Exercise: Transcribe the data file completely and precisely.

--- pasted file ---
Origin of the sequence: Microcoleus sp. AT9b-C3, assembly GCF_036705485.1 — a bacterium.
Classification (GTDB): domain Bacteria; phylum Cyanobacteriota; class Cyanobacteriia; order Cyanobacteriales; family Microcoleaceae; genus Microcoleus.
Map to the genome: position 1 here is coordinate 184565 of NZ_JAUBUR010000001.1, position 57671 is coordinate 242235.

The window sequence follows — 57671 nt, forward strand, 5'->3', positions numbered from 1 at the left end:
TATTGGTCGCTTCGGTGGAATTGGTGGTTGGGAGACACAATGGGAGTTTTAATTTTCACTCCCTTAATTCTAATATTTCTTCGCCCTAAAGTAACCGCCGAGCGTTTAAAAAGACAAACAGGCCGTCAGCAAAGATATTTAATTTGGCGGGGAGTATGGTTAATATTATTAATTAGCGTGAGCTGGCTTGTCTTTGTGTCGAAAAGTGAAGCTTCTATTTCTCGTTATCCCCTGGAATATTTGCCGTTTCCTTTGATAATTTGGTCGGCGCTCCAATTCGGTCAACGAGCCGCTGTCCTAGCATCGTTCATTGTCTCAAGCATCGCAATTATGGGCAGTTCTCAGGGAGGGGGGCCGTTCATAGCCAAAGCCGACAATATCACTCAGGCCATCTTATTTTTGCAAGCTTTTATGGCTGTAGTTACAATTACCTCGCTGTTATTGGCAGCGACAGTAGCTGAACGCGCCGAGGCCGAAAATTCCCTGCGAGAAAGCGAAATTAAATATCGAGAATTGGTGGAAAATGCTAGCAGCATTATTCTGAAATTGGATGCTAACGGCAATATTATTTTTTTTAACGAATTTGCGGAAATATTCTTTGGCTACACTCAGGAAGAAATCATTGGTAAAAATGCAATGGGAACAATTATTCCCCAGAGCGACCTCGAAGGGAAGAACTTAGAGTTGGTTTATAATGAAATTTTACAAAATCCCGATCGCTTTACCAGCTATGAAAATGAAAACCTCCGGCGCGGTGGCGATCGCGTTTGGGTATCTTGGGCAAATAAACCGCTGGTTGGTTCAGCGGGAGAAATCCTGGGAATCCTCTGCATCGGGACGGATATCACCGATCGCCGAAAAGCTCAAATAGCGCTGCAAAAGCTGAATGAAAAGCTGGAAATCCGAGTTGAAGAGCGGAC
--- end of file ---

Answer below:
Origin of the sequence: Microcoleus sp. AT9b-C3, assembly GCF_036705485.1 — a bacterium.
Classification (GTDB): domain Bacteria; phylum Cyanobacteriota; class Cyanobacteriia; order Cyanobacteriales; family Microcoleaceae; genus Microcoleus.
Map to the genome: position 1 here is coordinate 184565 of NZ_JAUBUR010000001.1, position 57671 is coordinate 242235.

The window sequence follows — 57671 nt, forward strand, 5'->3', positions numbered from 1 at the left end:
TATTGGTCGCTTCGGTGGAATTGGTGGTTGGGAGACACAATGGGAGTTTTAATTTTCACTCCCTTAATTCTAATATTTCTTCGCCCTAAAGTAACCGCCGAGCGTTTAAAAAGACAAACAGGCCGTCAGCAAAGATATTTAATTTGGCGGGGAGTATGGTTAATATTATTAATTAGCGTGAGCTGGCTTGTCTTTGTGTCGAAAAGTGAAGCTTCTATTTCTCGTTATCCCCTGGAATATTTGCCGTTTCCTTTGATAATTTGGTCGGCGCTCCAATTCGGTCAACGAGCCGCTGTCCTAGCATCGTTCATTGTCTCAAGCATCGCAATTATGGGCAGTTCTCAGGGAGGGGGGCCGTTCATAGCCAAAGCCGACAATATCACTCAGGCCATCTTATTTTTGCAAGCTTTTATGGCTGTAGTTACAATTACCTCGCTGTTATTGGCAGCGACAGTAGCTGAACGCGCCGAGGCCGAAAATTCCCTGCGAGAAAGCGAAATTAAATATCGAGAATTGGTGGAAAATGCTAGCAGCATTATTCTGAAATTGGATGCTAACGGCAATATTATTTTTTTTAACGAATTTGCGGAAATATTCTTTGGCTACACTCAGGAAGAAATCATTGGTAAAAATGCAATGGGAACAATTATTCCCCAGAGCGACCTCGAAGGGAAGAACTTAGAGTTGGTTTATAATGAAATTTTACAAAATCCCGATCGCTTTACCAGCTATGAAAATGAAAACCTCCGGCGCGGTGGCGATCGCGTTTGGGTATCTTGGGCAAATAAACCGCTGGTTGGTTCAGCGGGAGAAATCCTGGGAATCCTCTGCATCGGGACGGATATCACCGATCGCCGAAAAGCTCAAATAGCGCTGCAAAAGCTGAATGAAAAGCTGGAAATCCGAGTTGAAGAGCGGAC